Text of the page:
Not quite sure how to take this. It's also just used to mean that it's my opinion without implying the value.



  • @thanksajdotcom said:

    Not quite sure how to take this. It's also just used to mean that it's my opinion without implying the value.

    That's a newer use of the expression, if that is true. I've never understood it to mean that. Unless said in jest. But the original expression is very specifically a reference to the low value of the opinion. When used to mean an expert opinion, it is said to be funny - when obviously it's a highly valued opinion.



  • @scottalanmiller said:

    @thanksajdotcom said:

    Not quite sure how to take this. It's also just used to mean that it's my opinion without implying the value.

    That's a newer use of the expression, if that is true. I've never understood it to mean that. Unless said in jest. But the original expression is very specifically a reference to the low value of the opinion. When used to mean an expert opinion, it is said to be funny - when obviously it's a highly valued opinion.

    Without getting too far off-track...
    http://en.wikipedia.org/wiki/My_two_cents

    The expression is meant to convey humility and implies a "take it for what you will" as part of the statement given. It doesn't convey the opinion is worth less, but is rather meant to keep you from sounding haughty. I've never heard of someone using "my 2¢" to imply what they were saying didn't mean much and wasn't an expert opinion. Often quite the opposite.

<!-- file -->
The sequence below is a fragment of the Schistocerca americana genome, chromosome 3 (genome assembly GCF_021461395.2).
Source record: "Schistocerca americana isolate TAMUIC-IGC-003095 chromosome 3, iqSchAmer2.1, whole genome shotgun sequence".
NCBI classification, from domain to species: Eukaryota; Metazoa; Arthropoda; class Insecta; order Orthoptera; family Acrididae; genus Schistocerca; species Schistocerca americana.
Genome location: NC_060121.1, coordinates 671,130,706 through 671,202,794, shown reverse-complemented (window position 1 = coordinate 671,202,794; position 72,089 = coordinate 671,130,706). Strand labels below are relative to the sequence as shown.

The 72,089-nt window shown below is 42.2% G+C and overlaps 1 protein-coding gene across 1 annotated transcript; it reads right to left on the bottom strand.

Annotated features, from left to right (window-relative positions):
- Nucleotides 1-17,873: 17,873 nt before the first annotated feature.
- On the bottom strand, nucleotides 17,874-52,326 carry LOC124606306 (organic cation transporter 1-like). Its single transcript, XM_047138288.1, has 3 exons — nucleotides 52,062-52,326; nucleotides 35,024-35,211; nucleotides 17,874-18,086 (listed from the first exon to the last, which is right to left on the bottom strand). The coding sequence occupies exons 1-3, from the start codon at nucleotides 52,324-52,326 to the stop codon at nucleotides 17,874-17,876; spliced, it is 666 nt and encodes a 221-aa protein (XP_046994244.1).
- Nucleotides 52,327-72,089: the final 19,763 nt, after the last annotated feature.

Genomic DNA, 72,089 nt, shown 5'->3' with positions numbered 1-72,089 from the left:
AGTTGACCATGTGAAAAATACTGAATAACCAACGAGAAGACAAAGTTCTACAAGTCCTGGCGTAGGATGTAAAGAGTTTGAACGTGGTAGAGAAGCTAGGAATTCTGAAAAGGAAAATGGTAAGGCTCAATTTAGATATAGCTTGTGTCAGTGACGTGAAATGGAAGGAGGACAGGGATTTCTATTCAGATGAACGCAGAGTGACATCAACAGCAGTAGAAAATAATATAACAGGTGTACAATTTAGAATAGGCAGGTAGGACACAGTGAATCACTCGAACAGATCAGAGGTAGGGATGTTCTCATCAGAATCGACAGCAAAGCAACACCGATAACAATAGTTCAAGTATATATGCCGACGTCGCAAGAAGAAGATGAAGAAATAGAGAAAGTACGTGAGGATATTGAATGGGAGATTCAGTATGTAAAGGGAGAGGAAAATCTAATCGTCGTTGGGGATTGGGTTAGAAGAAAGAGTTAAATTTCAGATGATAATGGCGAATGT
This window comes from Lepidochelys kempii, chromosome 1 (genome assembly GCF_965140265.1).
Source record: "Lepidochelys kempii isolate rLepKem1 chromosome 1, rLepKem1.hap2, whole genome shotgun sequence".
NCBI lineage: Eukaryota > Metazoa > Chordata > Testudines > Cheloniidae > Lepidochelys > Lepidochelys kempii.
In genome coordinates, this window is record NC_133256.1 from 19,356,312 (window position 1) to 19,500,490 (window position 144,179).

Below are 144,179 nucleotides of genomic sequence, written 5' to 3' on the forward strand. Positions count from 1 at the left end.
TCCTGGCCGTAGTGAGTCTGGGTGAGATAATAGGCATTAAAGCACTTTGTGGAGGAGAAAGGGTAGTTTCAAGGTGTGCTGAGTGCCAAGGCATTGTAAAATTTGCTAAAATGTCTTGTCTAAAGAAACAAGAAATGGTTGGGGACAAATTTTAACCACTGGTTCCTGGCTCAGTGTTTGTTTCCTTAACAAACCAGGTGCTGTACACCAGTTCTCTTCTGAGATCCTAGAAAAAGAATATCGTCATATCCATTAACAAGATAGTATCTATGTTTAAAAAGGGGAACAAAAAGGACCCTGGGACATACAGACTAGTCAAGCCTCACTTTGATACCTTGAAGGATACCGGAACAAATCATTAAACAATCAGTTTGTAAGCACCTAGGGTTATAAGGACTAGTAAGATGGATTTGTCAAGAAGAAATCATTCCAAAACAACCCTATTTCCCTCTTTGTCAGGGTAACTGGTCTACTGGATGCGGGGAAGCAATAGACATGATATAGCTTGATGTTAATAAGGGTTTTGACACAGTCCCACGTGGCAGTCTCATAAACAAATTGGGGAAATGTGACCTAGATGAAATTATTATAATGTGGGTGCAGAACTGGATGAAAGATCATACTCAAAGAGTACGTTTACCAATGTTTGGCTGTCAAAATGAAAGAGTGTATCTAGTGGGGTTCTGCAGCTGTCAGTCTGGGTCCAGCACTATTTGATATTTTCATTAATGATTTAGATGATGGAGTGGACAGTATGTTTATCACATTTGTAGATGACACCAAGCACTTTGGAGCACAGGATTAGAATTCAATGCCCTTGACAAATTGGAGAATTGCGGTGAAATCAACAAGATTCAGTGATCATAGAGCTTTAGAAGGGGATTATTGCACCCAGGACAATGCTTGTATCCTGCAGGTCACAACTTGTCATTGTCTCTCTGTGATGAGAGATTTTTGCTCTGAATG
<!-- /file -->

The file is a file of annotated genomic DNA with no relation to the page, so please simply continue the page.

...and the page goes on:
• @scottalanmiller I think you read into the expression too literally, as I've never heard it used the way you described.



  • @thanksajdotcom said:

    Without getting too far off-track...
    http://en.wikipedia.org/wiki/My_two_cents

    From your link: "suggesting its value is only two cents, a very small amount"



  • @scottalanmiller said:

    From your link: "suggesting its value is only two cents, a very small amount"

    @scottalanmiller while you are correct in part, and the wikipedia article backs that up, the way you describe it is not the typical use.

    As the wikipedia article states, the use of it is basically to provide humility to a statement, not completely demean the statement as you imply.